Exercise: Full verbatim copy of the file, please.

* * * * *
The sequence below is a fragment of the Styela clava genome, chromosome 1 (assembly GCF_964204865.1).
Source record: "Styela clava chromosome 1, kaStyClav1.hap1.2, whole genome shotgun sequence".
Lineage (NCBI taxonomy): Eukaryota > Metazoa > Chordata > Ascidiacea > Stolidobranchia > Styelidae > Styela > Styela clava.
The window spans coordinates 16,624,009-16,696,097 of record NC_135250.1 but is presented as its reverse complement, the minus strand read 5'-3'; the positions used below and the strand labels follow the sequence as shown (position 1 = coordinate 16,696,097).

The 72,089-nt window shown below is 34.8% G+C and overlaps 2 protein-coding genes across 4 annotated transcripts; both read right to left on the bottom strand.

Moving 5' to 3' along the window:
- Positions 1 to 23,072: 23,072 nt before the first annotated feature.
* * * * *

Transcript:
The sequence below is a fragment of the Styela clava genome, chromosome 1 (assembly GCF_964204865.1).
Source record: "Styela clava chromosome 1, kaStyClav1.hap1.2, whole genome shotgun sequence".
Lineage (NCBI taxonomy): Eukaryota > Metazoa > Chordata > Ascidiacea > Stolidobranchia > Styelidae > Styela > Styela clava.
The window spans coordinates 16,624,009-16,696,097 of record NC_135250.1 but is presented as its reverse complement, the minus strand read 5'-3'; the positions used below and the strand labels follow the sequence as shown (position 1 = coordinate 16,696,097).

The 72,089-nt window shown below is 34.8% G+C and overlaps 2 protein-coding genes across 4 annotated transcripts; both read right to left on the bottom strand.

Moving 5' to 3' along the window:
- Positions 1 to 23,072: 23,072 nt before the first annotated feature.